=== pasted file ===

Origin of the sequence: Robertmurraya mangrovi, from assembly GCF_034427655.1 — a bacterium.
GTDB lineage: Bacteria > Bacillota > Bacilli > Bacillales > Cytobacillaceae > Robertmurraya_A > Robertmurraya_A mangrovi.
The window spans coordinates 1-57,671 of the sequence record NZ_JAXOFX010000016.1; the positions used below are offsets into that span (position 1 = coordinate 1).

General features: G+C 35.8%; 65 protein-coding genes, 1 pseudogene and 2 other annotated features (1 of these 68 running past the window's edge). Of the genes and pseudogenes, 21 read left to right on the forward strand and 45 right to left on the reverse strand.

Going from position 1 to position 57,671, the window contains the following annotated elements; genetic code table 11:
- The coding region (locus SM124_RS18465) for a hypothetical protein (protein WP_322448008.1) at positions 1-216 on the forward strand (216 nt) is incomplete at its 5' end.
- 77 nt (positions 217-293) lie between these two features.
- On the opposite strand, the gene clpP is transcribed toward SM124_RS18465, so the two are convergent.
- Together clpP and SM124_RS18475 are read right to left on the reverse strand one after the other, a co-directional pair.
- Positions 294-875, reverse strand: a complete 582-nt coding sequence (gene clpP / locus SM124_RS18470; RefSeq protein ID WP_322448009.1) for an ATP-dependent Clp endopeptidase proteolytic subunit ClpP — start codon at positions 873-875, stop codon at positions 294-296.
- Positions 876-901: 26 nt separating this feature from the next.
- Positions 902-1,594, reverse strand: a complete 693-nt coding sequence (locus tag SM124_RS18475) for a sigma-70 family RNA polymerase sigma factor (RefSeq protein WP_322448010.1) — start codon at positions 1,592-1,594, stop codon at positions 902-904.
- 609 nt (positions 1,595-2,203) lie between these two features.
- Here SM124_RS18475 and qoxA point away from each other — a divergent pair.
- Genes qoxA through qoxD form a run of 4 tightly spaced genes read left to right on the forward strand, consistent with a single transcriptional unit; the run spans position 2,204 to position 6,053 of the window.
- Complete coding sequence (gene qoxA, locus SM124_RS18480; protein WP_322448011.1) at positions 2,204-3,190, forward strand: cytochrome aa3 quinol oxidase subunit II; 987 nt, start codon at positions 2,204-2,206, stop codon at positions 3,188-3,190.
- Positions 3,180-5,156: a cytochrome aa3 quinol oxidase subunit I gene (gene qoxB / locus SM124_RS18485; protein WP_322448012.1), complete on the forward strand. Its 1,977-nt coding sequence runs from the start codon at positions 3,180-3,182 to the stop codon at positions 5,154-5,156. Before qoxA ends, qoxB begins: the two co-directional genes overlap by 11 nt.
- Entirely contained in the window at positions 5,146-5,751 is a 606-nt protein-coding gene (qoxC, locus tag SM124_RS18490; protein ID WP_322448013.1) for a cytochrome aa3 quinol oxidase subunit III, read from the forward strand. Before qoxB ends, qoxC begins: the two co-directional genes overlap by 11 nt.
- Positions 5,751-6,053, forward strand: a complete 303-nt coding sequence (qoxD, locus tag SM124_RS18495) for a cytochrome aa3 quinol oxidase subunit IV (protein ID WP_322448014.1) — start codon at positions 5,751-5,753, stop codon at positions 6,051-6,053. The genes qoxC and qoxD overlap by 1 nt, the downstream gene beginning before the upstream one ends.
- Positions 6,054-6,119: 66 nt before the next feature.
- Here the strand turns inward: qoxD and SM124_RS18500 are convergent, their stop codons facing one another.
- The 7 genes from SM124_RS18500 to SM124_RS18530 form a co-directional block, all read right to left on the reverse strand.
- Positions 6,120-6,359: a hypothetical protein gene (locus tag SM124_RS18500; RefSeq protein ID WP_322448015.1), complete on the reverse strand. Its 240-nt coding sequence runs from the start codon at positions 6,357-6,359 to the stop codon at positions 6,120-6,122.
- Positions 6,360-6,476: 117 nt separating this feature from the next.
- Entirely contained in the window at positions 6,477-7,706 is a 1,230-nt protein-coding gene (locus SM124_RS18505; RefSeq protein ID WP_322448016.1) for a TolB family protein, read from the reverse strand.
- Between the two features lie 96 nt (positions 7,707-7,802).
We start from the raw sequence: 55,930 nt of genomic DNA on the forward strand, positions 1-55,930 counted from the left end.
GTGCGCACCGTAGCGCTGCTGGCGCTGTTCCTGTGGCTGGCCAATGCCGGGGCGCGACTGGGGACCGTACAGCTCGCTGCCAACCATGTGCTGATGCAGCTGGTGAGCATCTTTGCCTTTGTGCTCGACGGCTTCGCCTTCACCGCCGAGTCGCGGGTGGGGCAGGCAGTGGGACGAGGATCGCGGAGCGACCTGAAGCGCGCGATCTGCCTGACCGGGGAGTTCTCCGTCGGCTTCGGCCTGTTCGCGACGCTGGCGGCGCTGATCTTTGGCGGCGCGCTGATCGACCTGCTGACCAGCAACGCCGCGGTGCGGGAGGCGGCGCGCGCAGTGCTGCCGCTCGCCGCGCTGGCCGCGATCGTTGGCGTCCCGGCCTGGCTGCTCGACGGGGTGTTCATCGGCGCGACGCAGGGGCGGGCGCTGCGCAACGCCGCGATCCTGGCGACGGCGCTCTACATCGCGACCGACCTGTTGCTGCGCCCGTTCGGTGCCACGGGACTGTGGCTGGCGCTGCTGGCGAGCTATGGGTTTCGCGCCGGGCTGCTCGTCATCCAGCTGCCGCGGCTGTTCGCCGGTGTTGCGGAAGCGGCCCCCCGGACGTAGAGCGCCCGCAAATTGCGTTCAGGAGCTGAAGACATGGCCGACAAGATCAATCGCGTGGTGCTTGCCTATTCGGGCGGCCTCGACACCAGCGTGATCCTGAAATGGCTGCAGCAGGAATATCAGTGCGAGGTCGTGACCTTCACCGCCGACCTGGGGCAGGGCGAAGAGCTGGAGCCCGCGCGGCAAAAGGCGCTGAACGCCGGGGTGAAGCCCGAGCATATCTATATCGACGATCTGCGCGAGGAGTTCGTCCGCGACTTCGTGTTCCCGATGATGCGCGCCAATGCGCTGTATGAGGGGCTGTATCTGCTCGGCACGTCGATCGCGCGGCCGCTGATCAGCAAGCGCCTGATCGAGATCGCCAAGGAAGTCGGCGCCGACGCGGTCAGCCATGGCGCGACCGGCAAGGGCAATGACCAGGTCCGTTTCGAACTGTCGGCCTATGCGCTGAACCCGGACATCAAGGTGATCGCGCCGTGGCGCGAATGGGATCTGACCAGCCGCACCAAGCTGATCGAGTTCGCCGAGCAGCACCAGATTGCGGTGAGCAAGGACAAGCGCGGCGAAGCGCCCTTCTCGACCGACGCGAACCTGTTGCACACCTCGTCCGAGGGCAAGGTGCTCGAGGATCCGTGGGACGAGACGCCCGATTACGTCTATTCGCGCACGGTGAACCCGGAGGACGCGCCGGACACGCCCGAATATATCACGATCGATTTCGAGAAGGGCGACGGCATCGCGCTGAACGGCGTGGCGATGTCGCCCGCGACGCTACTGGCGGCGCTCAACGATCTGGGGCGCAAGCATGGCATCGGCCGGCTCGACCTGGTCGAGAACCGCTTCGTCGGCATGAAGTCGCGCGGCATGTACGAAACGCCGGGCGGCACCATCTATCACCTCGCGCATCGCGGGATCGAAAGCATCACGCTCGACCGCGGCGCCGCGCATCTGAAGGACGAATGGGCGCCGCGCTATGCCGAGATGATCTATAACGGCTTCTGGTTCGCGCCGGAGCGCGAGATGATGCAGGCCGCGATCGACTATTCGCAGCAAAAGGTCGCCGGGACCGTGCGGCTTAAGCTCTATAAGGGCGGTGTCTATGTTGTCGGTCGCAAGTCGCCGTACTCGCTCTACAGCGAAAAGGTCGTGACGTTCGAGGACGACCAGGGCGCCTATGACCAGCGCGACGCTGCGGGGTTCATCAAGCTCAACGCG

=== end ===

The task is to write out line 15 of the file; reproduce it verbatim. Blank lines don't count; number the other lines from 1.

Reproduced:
- Genes qoxA through qoxD form a run of 4 tightly spaced genes read left to right on the forward strand, consistent with a single transcriptional unit; the run spans position 2,204 to position 6,053 of the window.